5 Steps to Get You Through a Terrible Feeling and Into Feeling Good Again

“For after all, the best thing one can do when it is raining is let it rain.”

― Henry Wadsworth Longfellow

Is there such thing as a wrong feeling? Well kind of, but not really. Most feelings aren’t fundamentally good or bad, rather it’s how we chose to act on them which makes them good or bad, or useful or detrimental to ourselves or someone else.

Many of us were brought up, conditioned, and told to believe having negative feelings is bad so if you ever hope to be a worthwhile, good, acceptable, respectable, or even half decent person you must always be in total control of your feelings, and only ever feel or express the good ones.

If this is the case, then I fail. And I’ve been learning to be okay with that.

One of said fails occurred just the other day after putting my year and a half old daughter down for her afternoon nap. My child typically naps for about 90 minutes, so knowing this I had been determined and motivated all morning to spend this uninterrupted hour and a half or so being extra productive and getting some good solid work done.

On this particular day, however, about 20 minutes in, and just as my productivity juices were starting to flow, she woke up!

“You’ve got to be kidding me.” I said to myself. “Not today. Okay, no big deal, I’ll just go in and help her go back to sleep. It’s okay if it takes me a few minutes to do that, I can come back and get these things done that I’ve been really wanting and needing to get done. It’s okay. All will be back on track in a few minutes.”

Well, apparently this little person had a different idea. Yes, she was willing to lay back down, but no, she was not at all interested in going back to sleep. And after a good 30 minutes of trying everything in my bag of tricks to lull her back to sleep, my plans of being able to get in some good solid and productive working time were slowly unraveling and there was nothing I could do.

But I just couldn’t let go of my mind set on getting this work done. So, I got mad. Mad and frustrated at my child. At one point I even said in a not-very-warm-mummy voice “Oh, just close your freaking eyes and go to sleep. COME ON!” but of course, she didn’t. Which of course led me to feel even more frustrated.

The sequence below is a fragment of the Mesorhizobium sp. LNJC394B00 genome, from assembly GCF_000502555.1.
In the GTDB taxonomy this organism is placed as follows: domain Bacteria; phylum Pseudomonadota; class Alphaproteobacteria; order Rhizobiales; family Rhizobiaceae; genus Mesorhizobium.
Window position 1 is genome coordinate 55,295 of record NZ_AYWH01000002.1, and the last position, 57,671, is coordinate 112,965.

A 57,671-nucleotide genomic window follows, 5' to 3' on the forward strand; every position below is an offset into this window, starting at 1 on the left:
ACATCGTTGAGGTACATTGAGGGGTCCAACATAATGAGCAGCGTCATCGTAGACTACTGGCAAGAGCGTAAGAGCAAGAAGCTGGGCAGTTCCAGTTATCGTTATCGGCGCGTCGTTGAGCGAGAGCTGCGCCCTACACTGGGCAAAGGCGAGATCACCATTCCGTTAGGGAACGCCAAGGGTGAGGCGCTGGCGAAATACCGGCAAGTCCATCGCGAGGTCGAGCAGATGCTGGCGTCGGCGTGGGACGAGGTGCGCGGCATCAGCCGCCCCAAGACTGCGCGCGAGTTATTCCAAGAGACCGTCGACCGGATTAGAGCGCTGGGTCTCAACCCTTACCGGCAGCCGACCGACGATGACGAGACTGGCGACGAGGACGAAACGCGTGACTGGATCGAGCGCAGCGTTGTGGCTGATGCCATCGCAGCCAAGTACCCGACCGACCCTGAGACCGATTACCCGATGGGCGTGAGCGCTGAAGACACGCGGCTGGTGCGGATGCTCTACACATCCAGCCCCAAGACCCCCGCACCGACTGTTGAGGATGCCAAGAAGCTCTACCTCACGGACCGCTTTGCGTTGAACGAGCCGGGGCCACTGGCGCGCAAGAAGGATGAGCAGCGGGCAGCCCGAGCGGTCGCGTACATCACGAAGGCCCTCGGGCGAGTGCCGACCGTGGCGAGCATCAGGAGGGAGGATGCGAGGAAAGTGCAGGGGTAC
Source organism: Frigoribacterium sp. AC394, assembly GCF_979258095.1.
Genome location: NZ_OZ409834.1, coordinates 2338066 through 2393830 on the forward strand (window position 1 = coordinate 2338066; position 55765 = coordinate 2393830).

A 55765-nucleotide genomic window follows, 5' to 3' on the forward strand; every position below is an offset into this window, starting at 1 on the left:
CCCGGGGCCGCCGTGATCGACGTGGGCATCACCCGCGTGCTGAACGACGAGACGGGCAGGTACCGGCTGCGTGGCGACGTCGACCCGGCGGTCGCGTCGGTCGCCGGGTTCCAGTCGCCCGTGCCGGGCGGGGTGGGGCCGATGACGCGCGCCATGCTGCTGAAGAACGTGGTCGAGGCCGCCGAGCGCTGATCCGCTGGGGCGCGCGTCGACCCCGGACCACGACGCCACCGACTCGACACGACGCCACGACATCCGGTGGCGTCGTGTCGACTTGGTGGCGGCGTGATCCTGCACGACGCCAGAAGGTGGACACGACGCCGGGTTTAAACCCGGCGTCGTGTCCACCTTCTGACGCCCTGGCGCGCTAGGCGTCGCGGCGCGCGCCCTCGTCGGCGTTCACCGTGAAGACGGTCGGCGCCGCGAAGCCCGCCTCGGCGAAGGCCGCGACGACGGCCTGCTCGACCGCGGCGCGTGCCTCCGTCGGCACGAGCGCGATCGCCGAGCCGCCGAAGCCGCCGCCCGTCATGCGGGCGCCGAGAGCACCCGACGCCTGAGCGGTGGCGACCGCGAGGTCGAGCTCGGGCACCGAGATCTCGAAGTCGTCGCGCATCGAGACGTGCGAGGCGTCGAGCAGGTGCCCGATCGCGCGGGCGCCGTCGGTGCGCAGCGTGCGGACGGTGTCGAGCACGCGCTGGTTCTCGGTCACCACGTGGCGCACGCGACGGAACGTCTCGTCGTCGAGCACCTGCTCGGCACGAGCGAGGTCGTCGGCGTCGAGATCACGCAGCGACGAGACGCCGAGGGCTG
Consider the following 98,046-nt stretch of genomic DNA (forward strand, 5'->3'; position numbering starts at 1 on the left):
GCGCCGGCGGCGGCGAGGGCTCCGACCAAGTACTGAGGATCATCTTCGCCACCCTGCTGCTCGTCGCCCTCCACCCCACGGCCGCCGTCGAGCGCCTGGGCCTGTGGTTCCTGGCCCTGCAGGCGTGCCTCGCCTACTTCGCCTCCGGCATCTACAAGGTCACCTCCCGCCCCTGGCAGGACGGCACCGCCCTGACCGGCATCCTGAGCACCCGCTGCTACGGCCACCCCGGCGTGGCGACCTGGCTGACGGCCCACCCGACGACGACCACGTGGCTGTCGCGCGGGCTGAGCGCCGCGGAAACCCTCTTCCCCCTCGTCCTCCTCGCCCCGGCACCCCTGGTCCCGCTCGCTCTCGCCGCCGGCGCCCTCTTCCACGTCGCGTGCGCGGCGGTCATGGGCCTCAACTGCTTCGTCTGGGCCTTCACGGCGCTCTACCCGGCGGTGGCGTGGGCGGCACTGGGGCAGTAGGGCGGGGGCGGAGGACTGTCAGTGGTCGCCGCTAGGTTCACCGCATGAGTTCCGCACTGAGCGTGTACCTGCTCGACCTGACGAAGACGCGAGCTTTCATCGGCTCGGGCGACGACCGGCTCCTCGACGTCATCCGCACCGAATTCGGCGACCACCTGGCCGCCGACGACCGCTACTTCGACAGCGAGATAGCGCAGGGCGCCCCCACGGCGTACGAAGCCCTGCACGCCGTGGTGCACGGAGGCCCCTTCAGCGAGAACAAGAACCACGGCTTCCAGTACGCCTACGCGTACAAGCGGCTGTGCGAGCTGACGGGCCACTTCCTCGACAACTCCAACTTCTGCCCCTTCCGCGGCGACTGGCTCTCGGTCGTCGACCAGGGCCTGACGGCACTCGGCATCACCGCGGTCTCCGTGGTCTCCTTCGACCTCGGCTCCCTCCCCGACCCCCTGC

And then I started to get angry with myself for being a bad parent and feeling resentful toward my child for something that was not even a little bit her fault. And then I started to feel worse because I couldn’t stop feeling frustrated with the situation, and with myself for not being able to feel rational and talk myself out of feeling angry.

And then it all just felt like too much and I decided that I might just spontaneously combust right then and there.

Luckily, however, a few moments later I was able to get a grip and come to my senses, and show myself a little compassion and understanding by allowing myself to just throw out all attempts to “keep it all together and be a perfect and rational parent with perfect emotions” out the window.

And I cried. And I buried my head in my hands and I cried. And I walked in to the bathroom so my poor child wouldn’t have to witness such a pathetic site, and I sat on the edge of the tub and cried. Probably for too long, but I do sometimes have a bit of a flair for the dramatic.

And when I felt done crying, I stopped.

And then I sat on the edge of the tub and I took some deep deep breaths.I then got myself together, apologized to my child for not letting myself just accept and feel my feelings and instead taking them out on her.